Malnutrition and the Olympics
There’s a whole constellation of issues surrounding the Summer Olympics unfolding in Rio de Janeiro. Much of the heat of media coverage is trained on the “doping scandal” which has targeted more than 100 Russian athletes ensnared in charges of failing drug tests. This came amid allegations that the use of banned substances was “state-sponsored,” so that critics said a blanket ban should have been issued, instead of clearing 271 Russian athletes, about 70 percent of the Russian delegation.
Also controversial are claims of activists that even as Brazil is spending “billions” on hosting the Olympics, at home money for basic, vital services is unavailable. Already, even as the Olympic Torch makes its way to its final perch at the Olympics venue, crowds of protesters have met the delegations accompanying the Torch, resulting in violent dispersal operations.
This comes amid serious crises that Brazil faces, not least of which is the threat of Zika, a mosquito-borne disease that has targeted the fetuses of pregnant women who are bitten. Although the virus itself leaves only minor health issues—mainly a mild rash—on adults who are bitten, it has devastating effects on the fetuses, who are born with undersized brains that leave them physically and mentally weakened. Zika has itself become an Olympic mini-scandal, with many athletes from around the world expressing fears and reluctance to visit Brazil because of the menace of the deadly mosquitoes.
Above all these looms a political thunderstorm, with President Dilma Rousseff facing impeachment charges after a Senate committee recommended that she be removed from office in an impeachment trial. The decision, said an AFP report, comes at a sensitive time, on the eve of the Olympics opening ceremony. Presiding over the opening was apparently a dream of Rousseff, who wanted the event to “showcase Brazil’s growing economic power and political stability.” Oh, well, so much for political pipe dreams.
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But these controversies are not the focus of this column. Instead, it’s an issue that may be “tangential” to the Olympics or even to athleticism, but is in fact essential to good health and physical and mental ability.
We’re talking about malnutrition, and a gathering held on the eve of the Olympics headlined by the World Health Organization’s Dr. Margaret Chan with Luiz Inacio Lula da Silva, former president of Brazil.
The event, held last Thursday and hosted by the governments of Brazil, the United Kingdom and Japan, was called “Nutrition for Growth,” in which world leaders were urged “to increase financial investments in nutrition and scale up successful strategies.” The conference called for a high-level, head-of-state pledging session for nutrition next year, to bring an end to malnutrition by 2030.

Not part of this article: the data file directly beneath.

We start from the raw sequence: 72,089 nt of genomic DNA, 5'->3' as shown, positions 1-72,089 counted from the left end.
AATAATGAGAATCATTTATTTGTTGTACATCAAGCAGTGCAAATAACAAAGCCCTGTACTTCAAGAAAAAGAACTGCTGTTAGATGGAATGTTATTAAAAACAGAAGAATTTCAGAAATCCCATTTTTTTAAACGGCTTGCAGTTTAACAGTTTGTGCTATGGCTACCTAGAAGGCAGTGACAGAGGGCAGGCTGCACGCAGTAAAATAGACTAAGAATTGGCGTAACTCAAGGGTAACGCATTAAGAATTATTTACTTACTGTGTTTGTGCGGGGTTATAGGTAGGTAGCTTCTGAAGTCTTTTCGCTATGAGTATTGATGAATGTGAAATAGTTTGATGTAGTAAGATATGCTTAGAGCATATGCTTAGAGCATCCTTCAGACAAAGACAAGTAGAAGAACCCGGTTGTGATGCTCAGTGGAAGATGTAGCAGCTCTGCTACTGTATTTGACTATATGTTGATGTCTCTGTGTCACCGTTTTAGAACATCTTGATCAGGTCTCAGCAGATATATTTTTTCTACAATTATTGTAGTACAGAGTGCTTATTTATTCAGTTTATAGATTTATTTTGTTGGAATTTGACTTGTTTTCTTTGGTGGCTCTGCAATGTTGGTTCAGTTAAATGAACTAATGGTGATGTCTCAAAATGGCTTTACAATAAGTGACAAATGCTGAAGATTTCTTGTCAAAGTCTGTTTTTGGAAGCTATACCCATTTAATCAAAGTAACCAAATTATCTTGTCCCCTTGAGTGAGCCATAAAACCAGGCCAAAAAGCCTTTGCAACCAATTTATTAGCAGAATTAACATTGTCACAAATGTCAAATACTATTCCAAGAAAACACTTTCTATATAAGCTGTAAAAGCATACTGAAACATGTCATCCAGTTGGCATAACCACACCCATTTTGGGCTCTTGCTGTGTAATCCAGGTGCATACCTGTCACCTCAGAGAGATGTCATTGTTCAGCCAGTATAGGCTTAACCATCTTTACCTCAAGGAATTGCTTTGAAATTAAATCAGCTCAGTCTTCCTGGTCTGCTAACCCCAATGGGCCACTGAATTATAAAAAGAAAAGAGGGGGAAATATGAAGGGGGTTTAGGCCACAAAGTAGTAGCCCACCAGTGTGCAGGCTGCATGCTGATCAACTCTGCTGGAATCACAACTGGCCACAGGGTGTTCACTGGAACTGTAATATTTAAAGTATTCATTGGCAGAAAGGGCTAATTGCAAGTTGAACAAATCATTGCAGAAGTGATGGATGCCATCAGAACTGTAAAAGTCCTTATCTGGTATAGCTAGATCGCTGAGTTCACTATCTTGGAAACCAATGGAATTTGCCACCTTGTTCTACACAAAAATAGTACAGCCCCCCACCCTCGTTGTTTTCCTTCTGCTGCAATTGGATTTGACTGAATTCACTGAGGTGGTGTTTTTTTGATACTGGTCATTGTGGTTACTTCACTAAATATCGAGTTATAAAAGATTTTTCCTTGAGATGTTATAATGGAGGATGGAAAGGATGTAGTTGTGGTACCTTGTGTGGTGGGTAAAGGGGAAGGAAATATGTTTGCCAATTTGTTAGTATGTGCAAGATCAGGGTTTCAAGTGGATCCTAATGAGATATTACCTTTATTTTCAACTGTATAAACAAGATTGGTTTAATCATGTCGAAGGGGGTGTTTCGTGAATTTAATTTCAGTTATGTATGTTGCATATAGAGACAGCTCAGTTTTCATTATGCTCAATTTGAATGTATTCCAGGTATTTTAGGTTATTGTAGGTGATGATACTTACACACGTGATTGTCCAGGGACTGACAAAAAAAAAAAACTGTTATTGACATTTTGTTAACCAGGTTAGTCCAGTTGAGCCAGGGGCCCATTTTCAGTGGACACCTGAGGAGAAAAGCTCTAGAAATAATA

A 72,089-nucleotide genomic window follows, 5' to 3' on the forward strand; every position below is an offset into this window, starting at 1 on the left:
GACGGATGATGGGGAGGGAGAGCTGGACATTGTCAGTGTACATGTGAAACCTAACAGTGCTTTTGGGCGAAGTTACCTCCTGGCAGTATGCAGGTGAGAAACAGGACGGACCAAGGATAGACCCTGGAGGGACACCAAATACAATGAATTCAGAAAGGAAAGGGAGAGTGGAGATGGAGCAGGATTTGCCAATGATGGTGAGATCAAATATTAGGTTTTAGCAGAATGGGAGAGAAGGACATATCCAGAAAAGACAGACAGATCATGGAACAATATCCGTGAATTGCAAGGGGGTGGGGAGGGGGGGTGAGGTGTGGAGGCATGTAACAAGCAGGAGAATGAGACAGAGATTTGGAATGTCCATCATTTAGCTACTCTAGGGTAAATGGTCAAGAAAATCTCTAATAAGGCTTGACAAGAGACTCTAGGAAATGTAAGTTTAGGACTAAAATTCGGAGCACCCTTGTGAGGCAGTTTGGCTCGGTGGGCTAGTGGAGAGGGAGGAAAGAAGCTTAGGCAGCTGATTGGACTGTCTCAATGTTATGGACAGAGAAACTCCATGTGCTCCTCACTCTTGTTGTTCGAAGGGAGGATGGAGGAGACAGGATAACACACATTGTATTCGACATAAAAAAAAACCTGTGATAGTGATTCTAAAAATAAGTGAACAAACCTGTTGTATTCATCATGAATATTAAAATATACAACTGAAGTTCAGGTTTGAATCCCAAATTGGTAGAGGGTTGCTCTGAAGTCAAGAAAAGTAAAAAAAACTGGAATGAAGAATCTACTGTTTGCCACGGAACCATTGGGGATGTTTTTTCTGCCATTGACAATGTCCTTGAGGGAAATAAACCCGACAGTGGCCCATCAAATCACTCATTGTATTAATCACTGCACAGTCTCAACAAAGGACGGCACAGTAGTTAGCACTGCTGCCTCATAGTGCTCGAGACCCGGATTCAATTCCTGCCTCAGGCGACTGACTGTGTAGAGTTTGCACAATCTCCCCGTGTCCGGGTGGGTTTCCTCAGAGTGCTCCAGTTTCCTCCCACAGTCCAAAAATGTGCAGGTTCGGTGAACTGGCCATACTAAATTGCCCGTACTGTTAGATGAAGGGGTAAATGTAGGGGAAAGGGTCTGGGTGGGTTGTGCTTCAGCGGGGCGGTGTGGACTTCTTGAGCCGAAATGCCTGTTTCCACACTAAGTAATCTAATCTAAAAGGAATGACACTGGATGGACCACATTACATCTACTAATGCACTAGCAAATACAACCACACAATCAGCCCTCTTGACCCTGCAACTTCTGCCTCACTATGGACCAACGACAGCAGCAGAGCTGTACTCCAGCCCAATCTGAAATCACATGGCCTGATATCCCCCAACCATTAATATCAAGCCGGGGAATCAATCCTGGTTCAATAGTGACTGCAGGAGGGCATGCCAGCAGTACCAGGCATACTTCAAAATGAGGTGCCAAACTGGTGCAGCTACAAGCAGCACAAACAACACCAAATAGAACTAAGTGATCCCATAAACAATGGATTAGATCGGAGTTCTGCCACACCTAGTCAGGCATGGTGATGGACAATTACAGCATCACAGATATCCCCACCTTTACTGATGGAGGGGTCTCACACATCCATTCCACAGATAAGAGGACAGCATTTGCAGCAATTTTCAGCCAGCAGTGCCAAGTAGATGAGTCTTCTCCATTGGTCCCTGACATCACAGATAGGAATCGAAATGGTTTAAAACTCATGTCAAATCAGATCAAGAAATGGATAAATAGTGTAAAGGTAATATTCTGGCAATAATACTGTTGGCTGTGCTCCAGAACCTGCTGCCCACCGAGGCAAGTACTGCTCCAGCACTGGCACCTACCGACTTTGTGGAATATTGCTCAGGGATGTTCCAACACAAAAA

Reports claim that the “threat of malnutrition—including undernutrition, stunting, overweight and obesity—has never been more urgent.” It cites statistics showing that one in three people worldwide suffers from some form of malnutrition, and that nearly half of children who die before the age of five “do so because they are malnourished.”
Of those who do survive, the report adds, “nearly one in four—around 160 million children globally—suffers from lifelong effects of stunted growth and impaired development.” And yet, in painful irony, nearly 41 million children worldwide are overweight or obese.
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Timing a high-level summit to discuss malnutrition around the world with the holding of the Olympics seems to be deliberate. This year’s “Nutrition for Growth” follows the “Hunger Summit” held in 2012 coinciding with the London Olympics, where $23 billion was committed to combat undernutrition and improve millions of lives.
Brazil was a “natural choice” for this year’s gathering, said Dr. Chan, since it “has been the leader in reducing malnutrition.”
In recent years, said a report, Brazil has spent an average of $22 billion a year on food and nutrition policies, including innovative programs such as human breast milk banks, locally sourced school lunches and cash transfer programs. As a result, said speakers, “Brazil has seen tremendous progress in combating undernutrition, reducing child stunting by over 80 percent in a generation, and increasing exclusive breastfeeding rates from 2 percent to 39 percent.”
“Brazil’s achievement is an inspiration to low- and middle-income countries throughout the world,” said Shawn Baker, director of nutrition for the Bill and Melinda Gates Foundation. “Because of Brazil, we know this is not an intractable issue. Progress is possible.”
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Just in time for the Olympics, new and familiar champions “have emerged to lend their voices to the cause.”
Robson Caetano da Silva, a Brazilian sprinter and four-time Olympian, recalled that as “a child living in a slum in Rio, there was no food when I opened the fridge. Sports gave me an opportunity to overcome this and succeed. We should give this same opportunity to all children.”
Olympic distance runner and human rights activist Tegla Loroupe also remembered her childhood “growing up hungry in Kenya.” As an athlete “who did not have good nutrition, I had a challenge. Sports helped me to overcome it.”
And through video, celebrity chef Jamie Oliver spoke about his own “Food Revolution” and called on the world “to put an end to obesity and undernourishment.”
Of course, malnutrition, undernutrition and stunting are big problems in the Philippines, where the figures have changed little since maybe 40 years ago. How about putting all that official ire and effort from killing druggies to helping children live longer and healthier? Not as “sexy” maybe, but to my mind, more positive and much more necessary, not just for now but for the long term as well.
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